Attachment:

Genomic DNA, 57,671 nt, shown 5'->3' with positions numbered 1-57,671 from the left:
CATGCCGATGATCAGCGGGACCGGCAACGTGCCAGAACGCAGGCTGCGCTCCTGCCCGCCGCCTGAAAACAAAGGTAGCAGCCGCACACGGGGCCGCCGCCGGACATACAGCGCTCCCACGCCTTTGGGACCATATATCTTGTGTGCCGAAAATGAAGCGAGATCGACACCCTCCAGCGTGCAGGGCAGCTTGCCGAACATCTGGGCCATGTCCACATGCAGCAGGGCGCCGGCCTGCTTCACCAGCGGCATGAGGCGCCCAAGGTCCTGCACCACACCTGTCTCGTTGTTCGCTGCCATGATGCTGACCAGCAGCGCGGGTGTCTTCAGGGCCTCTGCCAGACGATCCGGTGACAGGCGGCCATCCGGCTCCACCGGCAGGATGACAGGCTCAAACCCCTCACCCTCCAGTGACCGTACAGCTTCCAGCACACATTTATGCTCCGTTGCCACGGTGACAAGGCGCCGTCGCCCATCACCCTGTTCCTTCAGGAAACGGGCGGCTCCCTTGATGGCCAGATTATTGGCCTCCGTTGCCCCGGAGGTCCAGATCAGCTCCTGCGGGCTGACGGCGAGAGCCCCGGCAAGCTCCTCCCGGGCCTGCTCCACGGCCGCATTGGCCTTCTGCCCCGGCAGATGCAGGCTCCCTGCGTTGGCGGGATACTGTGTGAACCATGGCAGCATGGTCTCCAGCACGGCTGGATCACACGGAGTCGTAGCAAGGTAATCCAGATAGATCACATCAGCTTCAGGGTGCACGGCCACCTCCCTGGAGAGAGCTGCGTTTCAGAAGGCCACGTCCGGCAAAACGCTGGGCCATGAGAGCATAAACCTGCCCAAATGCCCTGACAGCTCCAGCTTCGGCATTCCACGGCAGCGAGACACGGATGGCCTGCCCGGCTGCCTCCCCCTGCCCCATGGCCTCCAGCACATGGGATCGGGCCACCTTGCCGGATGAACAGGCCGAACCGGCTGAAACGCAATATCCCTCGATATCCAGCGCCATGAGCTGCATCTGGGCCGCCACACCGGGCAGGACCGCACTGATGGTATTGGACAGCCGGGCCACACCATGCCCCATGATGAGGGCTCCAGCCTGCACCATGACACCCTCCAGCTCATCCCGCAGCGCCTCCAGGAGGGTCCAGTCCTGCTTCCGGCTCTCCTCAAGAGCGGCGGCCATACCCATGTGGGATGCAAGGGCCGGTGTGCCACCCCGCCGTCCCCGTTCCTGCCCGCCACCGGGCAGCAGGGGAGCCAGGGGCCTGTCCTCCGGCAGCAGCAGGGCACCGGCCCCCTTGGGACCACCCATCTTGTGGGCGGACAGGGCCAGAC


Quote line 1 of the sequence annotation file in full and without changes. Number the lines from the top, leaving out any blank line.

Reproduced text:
Genomic DNA, 57,671 nt, shown 5'->3' with positions numbered 1-57,671 from the left: